A young rider whose stirrup leather snapped across country went on to jump clear — and was happier with her last-place finish than she had ever been at an event before.
Rosezena White jumped 15 of the 20 obstacles in the BE80(T) regional final at Skipton last Saturday (8 August) with just her right stirrup, as her left leather had broken on the approach to fence five.
Mum Jayne told H&H Rosezena, 15, and her 13.2hh mare Highlake Lake had scored a 29.8 dressage and jumped clear in the showjumping before they left the start box.
“I saw her jump the first four fences before she went out of sight, then my husband, who was further down the course, rang me to say she was circling,” Jayne said. “I thought she must have been held on the course, then he said she’d set off again.
“She was gone a while, then I saw her clear the last two. She looked a bit leaning to one side and I thought ‘I’m going to tell her off, she’s riding abominably!’
“As she got nearer, I could see she was smiling, then I realised she only had one stirrup.”
Rosezena told H&H “Ghost” was jumping well, then as she swung right-handed towards fence five, a combination, Rosezena felt something was wrong.
“I could feel my left leg getting longer and longer,” she said. “I stopped, looked down, and realised my stirrup had gone; the leather had snapped.
“I didn’t want to stop when she was jumping so well, and she’s never had a cross-country fault, so I asked the fence judge if I could carry on.”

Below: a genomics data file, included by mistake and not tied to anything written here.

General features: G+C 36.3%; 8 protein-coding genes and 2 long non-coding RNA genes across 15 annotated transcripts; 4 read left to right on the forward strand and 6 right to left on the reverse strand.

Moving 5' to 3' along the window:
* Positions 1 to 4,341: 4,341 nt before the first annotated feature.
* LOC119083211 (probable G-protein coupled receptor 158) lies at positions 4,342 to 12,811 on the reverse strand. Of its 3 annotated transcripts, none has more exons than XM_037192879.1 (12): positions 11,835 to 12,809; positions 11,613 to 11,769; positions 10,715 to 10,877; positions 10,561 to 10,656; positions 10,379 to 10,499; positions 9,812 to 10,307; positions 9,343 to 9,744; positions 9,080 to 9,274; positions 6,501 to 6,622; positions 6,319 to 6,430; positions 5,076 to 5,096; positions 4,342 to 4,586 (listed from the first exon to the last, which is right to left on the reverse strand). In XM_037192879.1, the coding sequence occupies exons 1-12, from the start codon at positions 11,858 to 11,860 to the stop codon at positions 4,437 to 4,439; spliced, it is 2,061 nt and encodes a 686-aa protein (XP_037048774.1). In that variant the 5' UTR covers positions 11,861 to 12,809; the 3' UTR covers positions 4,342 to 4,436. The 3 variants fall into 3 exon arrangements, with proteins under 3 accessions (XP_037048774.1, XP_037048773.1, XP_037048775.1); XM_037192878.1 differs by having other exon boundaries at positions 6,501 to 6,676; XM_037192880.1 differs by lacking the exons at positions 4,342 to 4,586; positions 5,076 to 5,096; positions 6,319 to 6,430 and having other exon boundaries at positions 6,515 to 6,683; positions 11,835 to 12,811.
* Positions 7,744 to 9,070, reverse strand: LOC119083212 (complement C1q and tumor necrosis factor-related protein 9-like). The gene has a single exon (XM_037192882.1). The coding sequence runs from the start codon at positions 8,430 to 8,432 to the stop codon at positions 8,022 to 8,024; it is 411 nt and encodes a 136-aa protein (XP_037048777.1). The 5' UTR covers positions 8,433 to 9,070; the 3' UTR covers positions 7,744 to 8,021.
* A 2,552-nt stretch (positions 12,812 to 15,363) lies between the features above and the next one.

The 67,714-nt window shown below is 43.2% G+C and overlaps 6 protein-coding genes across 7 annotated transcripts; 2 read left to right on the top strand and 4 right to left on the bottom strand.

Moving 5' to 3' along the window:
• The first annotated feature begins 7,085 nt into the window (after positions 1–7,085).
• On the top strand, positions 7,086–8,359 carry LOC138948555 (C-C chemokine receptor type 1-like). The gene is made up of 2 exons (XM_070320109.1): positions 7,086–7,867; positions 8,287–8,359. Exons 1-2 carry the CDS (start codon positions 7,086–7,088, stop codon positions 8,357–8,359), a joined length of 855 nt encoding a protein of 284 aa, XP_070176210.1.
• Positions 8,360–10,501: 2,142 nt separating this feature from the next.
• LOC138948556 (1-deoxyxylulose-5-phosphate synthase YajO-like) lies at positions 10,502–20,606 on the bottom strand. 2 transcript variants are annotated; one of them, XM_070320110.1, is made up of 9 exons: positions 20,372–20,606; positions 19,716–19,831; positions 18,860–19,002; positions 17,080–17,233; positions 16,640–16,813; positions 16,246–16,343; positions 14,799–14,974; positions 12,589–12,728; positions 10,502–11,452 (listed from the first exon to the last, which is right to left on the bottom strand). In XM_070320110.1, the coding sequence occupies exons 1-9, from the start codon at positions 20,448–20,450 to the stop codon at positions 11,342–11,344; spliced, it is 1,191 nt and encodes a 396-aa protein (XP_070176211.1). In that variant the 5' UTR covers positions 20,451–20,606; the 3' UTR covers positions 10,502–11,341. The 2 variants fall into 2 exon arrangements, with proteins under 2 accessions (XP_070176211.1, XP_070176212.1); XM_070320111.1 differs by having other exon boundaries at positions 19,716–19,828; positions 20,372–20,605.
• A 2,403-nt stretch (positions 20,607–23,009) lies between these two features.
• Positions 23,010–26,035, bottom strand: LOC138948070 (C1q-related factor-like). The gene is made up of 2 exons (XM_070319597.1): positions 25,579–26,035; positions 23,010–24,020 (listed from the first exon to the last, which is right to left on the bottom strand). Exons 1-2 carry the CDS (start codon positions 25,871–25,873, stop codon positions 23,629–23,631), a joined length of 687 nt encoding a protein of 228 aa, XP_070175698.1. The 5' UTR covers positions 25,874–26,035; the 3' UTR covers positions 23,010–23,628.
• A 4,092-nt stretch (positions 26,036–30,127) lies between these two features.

Permission was granted, and Rosezena and Ghost carried on with just one pedal.
“Towards the end, I got tired, but I just wanted to be home safe with her,” Rosezena said.
“It was really nice; everyone was cheering me through the water, and at every fence, one of the fence judges was cheering me on. That helped keep me going, and when it was getting harder near the end, because my muscles were hurting, it gave me motivation. It felt so good to go through the finish.”
The pair’s halt meant they clocked up 84.4 time-penalties, but Rosezena was delighted with the clear.
The dog was at the rider’s heels as he took on the CCI3* showjumping
A snapped stirrup or rein is the stuff of nightmares — check out these instances when it happened to some
“I’m so glad I did it,” she said. “I didn’t want to quit, and even though I came last, that’s probably the happiest I’ve been at a competition. It didn’t matter where I’d come, it was about me and my pony getting home safe.
“She’s amazing; I do working hunters on her too, but she enjoys cross-country the most and she looked after me the whole way round.”
Jayne added that the pair of them had both cleaned the tack before the event and neither had noticed the stirrup’s weakness.
“At least I the groom didn’t get told off as we both did it!” she said. “She did really well.”
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